Meredith Jung-En Woo has been dean of the College and Graduate School of Arts & Sciences at the University of Virginia since 2008. She joined the College from the University of Michigan, where she was a professor of political science and served as associate dean for social sciences in the College of Literature, Science and the Arts. Prior to moving to Michigan in 2001, she taught at Northwestern University, where she helped rebuild the department of political science and co-founded the Center for International and Comparative Studies. She has also taught at Colgate and Columbia Universities.
A native of Seoul, South Korea, she was completing her secondary education in Tokyo, Japan when she was intrigued by photography of the rugged American Northeast she encountered in National Geographic magazine. This led her to Brunswick, Maine, where four years later she became the first Asian alumna of Bowdoin College, graduating magna cum laude with a B.A. in English Literature and History. She went on to earn two M.A.s (International Affairs and Latin American Studies) and a Ph.D. (Political Science) from Columbia University.
Well-known as an expert in international political economy and East Asian politics, in 1996 Dean Woo was appointed by President Bill Clinton to the Presidential Commission on U.S.-Pacific Trade and Investment Policy. She has consulted for the World Bank, the United States Trade Representative, Asian Development Bank Institute, the Asia Foundation and the MacArthur Foundation.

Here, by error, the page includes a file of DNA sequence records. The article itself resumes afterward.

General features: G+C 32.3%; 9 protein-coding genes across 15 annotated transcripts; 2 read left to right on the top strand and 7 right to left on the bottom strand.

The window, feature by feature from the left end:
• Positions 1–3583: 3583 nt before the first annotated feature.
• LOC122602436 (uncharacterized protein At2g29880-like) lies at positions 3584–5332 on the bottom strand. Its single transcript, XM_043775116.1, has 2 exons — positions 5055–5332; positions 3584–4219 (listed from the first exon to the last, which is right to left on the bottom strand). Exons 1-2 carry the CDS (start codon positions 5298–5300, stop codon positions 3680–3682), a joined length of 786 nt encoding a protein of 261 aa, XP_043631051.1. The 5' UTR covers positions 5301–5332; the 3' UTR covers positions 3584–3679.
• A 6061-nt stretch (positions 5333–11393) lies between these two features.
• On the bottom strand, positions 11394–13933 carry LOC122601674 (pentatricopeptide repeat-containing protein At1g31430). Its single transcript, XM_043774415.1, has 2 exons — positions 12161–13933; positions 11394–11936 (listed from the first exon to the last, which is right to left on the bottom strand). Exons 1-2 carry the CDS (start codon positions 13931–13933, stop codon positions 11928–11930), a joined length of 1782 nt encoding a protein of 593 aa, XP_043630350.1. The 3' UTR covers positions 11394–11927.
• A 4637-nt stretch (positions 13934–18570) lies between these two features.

Dean Woo is also a prolific writer and researcher who has authored a edited seven books. They include Race to the Swift: State and Finance in Korean Industrialization (Columbia University Press, 1991), and Past as Prelude: History in the Making of the New World Order (Westview Press, 1993). Her most recent book, Neoliberalism and Reform in East Asia, published in September 2007, was the result of a project sponsored by the United Nations Research Institute for Social Development and the Rockefeller Foundation.
Dean Woo also served as executive producer of Koryo Saram: The Unreliable People—a documentary about Stalin's ethnic cleansing of Koreans during the Great Terror. The film premiered at the Smithsonian Institution in 2006 and was awarded best documentary by the National Film Board of Canada at the 2007 Toronto Reel Asian International Film Festival.